This knowledge is vital for small businesses when they need to make their provisional tax submissions. SARS requires taxpayers to make these submissions twice a year in February and August.
Small companies had to include income received in advance in their provisional tax disclosure to SARS or face penalties.
Implications of drawing money from the business
The fifth prevalent tax issue of which small businesses are often unaware is the tax implications of drawing money from their company through interest-free loans or withdrawals that SARS would deem to be dividends or remuneration. This situation arises with small companies which have a sole director or owner, and he or she makes loans from the company to themselves.
Another problem is that small companies rarely establish a formal loan agreement between the company and the director.
If a company director takes a loan from the company without charging interest, then SARS would view that interest as a dividend in specie paid by the company to the director and the company would have to pay dividends tax on that amount.
Another way that directors of small companies try to avoid paying tax on their remuneration is to have their company issue them with a loan, instead of being paid a salary. “The company should classify the loan as a salary. What often happens is that the director never pays back the loan, or they pay it back slowly over many years to avoid paying income tax,” Du Toit said. “If SARS does a full audit of a company’s books and they see that in substance that loan is not a real loan but a salary, then the agency can reclassify that item, and there will be tax consequences such as penalties and interest,” he added.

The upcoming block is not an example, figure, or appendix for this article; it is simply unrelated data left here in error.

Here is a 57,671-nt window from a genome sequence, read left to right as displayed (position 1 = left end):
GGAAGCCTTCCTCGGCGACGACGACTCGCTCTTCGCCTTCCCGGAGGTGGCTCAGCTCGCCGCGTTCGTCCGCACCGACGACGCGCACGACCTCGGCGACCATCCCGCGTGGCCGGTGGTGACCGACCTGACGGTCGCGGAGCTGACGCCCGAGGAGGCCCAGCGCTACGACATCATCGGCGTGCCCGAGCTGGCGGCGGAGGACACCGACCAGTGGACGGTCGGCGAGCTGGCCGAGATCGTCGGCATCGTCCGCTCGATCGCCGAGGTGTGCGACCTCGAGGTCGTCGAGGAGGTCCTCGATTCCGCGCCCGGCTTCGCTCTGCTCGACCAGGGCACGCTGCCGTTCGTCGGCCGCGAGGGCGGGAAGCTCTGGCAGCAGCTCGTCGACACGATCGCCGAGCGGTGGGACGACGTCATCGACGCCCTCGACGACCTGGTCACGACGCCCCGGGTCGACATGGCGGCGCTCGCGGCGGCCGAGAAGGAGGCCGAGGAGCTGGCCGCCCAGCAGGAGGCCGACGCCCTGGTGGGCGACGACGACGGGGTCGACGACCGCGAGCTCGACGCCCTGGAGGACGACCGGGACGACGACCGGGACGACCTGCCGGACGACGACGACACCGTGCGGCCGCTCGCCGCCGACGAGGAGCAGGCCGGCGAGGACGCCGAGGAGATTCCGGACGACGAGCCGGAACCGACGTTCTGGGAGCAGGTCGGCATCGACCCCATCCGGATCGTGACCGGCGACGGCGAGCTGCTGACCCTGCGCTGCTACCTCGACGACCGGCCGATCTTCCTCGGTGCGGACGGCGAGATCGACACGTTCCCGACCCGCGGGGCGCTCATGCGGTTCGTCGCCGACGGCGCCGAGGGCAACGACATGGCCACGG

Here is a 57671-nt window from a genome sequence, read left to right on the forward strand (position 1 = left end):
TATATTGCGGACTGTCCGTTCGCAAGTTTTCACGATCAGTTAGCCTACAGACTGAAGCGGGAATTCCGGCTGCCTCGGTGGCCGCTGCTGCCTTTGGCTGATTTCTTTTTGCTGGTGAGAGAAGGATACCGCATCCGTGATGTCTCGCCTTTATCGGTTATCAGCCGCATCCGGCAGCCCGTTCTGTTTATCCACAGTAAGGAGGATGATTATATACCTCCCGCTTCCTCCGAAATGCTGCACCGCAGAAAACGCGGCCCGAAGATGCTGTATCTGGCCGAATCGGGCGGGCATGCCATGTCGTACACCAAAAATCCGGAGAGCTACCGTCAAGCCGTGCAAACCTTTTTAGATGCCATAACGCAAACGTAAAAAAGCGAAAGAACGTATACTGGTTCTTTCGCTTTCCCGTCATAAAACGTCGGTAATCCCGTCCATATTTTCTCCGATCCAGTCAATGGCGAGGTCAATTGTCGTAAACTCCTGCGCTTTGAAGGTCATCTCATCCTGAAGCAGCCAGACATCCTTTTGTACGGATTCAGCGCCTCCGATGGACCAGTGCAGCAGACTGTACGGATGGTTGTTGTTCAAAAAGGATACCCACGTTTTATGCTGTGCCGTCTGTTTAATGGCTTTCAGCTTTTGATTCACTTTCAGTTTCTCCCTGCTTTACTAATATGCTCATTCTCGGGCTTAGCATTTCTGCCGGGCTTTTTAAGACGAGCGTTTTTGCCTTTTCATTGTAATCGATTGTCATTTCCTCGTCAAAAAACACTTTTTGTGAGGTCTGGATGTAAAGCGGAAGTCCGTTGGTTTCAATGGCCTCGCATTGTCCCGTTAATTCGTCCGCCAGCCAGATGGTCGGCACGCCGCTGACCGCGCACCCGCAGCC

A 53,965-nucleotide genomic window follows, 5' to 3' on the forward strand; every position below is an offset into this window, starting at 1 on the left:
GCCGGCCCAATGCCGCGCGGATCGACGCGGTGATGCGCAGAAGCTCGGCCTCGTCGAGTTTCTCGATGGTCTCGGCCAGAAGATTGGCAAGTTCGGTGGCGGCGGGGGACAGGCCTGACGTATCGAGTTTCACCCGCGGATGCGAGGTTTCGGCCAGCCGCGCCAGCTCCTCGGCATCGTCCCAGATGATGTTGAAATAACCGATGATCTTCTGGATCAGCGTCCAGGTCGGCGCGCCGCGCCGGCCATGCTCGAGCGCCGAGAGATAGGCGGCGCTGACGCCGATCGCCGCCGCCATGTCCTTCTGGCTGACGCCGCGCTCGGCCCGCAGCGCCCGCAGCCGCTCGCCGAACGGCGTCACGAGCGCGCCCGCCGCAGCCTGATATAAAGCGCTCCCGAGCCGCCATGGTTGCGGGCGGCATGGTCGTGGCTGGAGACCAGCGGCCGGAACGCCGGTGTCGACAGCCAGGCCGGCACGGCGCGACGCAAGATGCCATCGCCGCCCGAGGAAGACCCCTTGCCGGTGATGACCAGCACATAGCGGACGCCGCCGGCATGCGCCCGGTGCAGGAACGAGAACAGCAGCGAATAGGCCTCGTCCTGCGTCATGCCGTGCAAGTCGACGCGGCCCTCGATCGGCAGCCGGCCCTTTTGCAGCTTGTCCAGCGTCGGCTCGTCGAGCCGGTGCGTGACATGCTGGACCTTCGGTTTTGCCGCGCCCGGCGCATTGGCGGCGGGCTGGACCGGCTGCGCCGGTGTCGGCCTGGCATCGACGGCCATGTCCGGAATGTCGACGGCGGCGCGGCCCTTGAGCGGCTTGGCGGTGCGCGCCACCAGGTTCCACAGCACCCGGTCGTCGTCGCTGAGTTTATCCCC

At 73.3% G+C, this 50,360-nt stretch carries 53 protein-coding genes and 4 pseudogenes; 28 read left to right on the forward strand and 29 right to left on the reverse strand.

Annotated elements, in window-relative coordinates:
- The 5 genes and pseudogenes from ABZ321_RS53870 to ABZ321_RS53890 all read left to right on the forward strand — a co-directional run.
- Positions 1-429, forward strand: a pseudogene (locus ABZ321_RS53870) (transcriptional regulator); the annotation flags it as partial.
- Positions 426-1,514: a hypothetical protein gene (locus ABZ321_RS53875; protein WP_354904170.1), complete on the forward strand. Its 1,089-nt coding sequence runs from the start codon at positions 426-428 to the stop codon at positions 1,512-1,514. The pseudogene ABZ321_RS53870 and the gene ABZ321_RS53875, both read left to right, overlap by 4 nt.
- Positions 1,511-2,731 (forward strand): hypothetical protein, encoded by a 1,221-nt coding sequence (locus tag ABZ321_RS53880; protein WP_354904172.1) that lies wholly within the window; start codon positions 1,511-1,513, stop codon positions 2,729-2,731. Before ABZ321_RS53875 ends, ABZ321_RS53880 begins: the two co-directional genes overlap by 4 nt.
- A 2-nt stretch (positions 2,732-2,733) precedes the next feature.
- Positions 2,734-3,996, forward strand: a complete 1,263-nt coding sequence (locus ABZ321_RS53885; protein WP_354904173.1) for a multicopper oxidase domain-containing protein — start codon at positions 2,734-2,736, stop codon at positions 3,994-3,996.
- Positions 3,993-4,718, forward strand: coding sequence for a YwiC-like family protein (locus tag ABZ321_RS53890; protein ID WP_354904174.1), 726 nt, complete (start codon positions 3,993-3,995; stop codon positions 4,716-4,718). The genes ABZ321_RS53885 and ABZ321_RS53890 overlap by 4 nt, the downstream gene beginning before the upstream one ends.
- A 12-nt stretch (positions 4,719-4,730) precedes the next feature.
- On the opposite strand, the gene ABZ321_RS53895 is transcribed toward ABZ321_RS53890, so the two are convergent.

Troost said that usually, the most tax-efficient way for a director or owner of a small company to withdraw money from their company was to receive a salary rather than to withdraw money as a dividend or to receive an interest-free loan.
Retief said that owners of small businesses often make withdrawals from their business by paying for personal items. But the problem was that the owner and the company are separate legal entities. Directors of small companies often used this means of withdrawing money from the business to avoid paying tax, he added. “With small businesses, the temptation is not to show a big salary because of the tax is payable on that money,” Retief said.
At the end of the financial year, the company puts payments for personal items through the director’s loan accounts. But it is often difficult to untangle all the transactions and split the personal items from the company transactions, Retief said.
Keep this list of common pitfalls in mind and ask your accountant for advice on your specific circumstances in any doubt.